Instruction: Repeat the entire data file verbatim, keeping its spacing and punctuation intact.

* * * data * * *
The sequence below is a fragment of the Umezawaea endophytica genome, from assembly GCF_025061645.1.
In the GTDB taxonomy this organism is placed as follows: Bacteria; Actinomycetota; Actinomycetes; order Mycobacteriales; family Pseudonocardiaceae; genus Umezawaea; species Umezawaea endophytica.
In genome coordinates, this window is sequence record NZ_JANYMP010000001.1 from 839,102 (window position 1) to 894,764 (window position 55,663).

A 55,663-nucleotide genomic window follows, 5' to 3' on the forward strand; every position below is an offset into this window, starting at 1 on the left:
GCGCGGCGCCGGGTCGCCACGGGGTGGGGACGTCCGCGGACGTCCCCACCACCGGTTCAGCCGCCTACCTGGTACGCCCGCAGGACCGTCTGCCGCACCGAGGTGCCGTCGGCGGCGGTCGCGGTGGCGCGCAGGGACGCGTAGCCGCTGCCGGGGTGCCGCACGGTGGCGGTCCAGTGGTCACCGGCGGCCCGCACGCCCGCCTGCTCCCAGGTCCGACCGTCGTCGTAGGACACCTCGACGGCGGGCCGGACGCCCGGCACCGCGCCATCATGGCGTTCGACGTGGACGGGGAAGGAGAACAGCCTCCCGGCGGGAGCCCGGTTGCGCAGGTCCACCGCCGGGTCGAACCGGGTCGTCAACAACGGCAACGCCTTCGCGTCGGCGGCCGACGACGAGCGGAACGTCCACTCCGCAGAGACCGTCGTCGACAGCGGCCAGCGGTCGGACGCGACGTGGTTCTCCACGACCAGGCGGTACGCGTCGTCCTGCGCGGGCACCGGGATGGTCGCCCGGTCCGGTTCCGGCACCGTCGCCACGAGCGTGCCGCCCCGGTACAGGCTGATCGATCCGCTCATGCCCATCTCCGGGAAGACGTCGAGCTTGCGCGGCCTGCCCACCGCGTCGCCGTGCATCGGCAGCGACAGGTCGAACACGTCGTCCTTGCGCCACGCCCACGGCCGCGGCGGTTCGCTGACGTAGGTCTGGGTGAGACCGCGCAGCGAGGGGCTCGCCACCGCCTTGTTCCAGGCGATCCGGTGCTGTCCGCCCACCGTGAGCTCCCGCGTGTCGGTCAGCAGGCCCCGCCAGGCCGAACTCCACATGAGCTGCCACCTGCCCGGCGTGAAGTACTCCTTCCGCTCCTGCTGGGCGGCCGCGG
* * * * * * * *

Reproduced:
The sequence below is a fragment of the Umezawaea endophytica genome, from assembly GCF_025061645.1.
In the GTDB taxonomy this organism is placed as follows: Bacteria; Actinomycetota; Actinomycetes; order Mycobacteriales; family Pseudonocardiaceae; genus Umezawaea; species Umezawaea endophytica.
In genome coordinates, this window is sequence record NZ_JANYMP010000001.1 from 839,102 (window position 1) to 894,764 (window position 55,663).

A 55,663-nucleotide genomic window follows, 5' to 3' on the forward strand; every position below is an offset into this window, starting at 1 on the left:
GCGCGGCGCCGGGTCGCCACGGGGTGGGGACGTCCGCGGACGTCCCCACCACCGGTTCAGCCGCCTACCTGGTACGCCCGCAGGACCGTCTGCCGCACCGAGGTGCCGTCGGCGGCGGTCGCGGTGGCGCGCAGGGACGCGTAGCCGCTGCCGGGGTGCCGCACGGTGGCGGTCCAGTGGTCACCGGCGGCCCGCACGCCCGCCTGCTCCCAGGTCCGACCGTCGTCGTAGGACACCTCGACGGCGGGCCGGACGCCCGGCACCGCGCCATCATGGCGTTCGACGTGGACGGGGAAGGAGAACAGCCTCCCGGCGGGAGCCCGGTTGCGCAGGTCCACCGCCGGGTCGAACCGGGTCGTCAACAACGGCAACGCCTTCGCGTCGGCGGCCGACGACGAGCGGAACGTCCACTCCGCAGAGACCGTCGTCGACAGCGGCCAGCGGTCGGACGCGACGTGGTTCTCCACGACCAGGCGGTACGCGTCGTCCTGCGCGGGCACCGGGATGGTCGCCCGGTCCGGTTCCGGCACCGTCGCCACGAGCGTGCCGCCCCGGTACAGGCTGATCGATCCGCTCATGCCCATCTCCGGGAAGACGTCGAGCTTGCGCGGCCTGCCCACCGCGTCGCCGTGCATCGGCAGCGACAGGTCGAACACGTCGTCCTTGCGCCACGCCCACGGCCGCGGCGGTTCGCTGACGTAGGTCTGGGTGAGACCGCGCAGCGAGGGGCTCGCCACCGCCTTGTTCCAGGCGATCCGGTGCTGTCCGCCCACCGTGAGCTCCCGCGTGTCGGTCAGCAGGCCCCGCCAGGCCGAACTCCACATGAGCTGCCACCTGCCCGGCGTGAAGTACTCCTTCCGCTCCTGCTGGGCGGCCGCGG